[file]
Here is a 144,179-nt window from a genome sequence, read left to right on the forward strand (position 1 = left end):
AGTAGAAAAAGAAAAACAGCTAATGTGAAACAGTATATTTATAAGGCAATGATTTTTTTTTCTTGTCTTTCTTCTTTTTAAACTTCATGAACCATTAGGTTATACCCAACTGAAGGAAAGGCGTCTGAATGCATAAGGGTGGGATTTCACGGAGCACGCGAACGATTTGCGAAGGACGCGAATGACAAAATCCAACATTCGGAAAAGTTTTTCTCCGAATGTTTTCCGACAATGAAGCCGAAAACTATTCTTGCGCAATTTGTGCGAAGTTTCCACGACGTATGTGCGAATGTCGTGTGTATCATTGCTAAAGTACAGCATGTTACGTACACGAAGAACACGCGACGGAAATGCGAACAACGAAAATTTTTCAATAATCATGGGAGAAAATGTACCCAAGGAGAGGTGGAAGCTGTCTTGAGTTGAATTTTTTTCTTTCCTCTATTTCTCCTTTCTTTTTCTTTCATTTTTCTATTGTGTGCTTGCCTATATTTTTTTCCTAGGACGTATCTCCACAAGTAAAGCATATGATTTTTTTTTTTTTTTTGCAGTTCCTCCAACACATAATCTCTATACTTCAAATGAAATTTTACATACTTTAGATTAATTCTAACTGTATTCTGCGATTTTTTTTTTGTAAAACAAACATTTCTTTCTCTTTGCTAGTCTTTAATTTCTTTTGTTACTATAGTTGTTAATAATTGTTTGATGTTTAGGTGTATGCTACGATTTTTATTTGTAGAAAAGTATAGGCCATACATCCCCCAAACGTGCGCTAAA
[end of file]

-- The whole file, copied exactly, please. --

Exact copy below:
Here is a 144,179-nt window from a genome sequence, read left to right on the forward strand (position 1 = left end):
AGTAGAAAAAGAAAAACAGCTAATGTGAAACAGTATATTTATAAGGCAATGATTTTTTTTTCTTGTCTTTCTTCTTTTTAAACTTCATGAACCATTAGGTTATACCCAACTGAAGGAAAGGCGTCTGAATGCATAAGGGTGGGATTTCACGGAGCACGCGAACGATTTGCGAAGGACGCGAATGACAAAATCCAACATTCGGAAAAGTTTTTCTCCGAATGTTTTCCGACAATGAAGCCGAAAACTATTCTTGCGCAATTTGTGCGAAGTTTCCACGACGTATGTGCGAATGTCGTGTGTATCATTGCTAAAGTACAGCATGTTACGTACACGAAGAACACGCGACGGAAATGCGAACAACGAAAATTTTTCAATAATCATGGGAGAAAATGTACCCAAGGAGAGGTGGAAGCTGTCTTGAGTTGAATTTTTTTCTTTCCTCTATTTCTCCTTTCTTTTTCTTTCATTTTTCTATTGTGTGCTTGCCTATATTTTTTTCCTAGGACGTATCTCCACAAGTAAAGCATATGATTTTTTTTTTTTTTTTGCAGTTCCTCCAACACATAATCTCTATACTTCAAATGAAATTTTACATACTTTAGATTAATTCTAACTGTATTCTGCGATTTTTTTTTTGTAAAACAAACATTTCTTTCTCTTTGCTAGTCTTTAATTTCTTTTGTTACTATAGTTGTTAATAATTGTTTGATGTTTAGGTGTATGCTACGATTTTTATTTGTAGAAAAGTATAGGCCATACATCCCCCAAACGTGCGCTAAA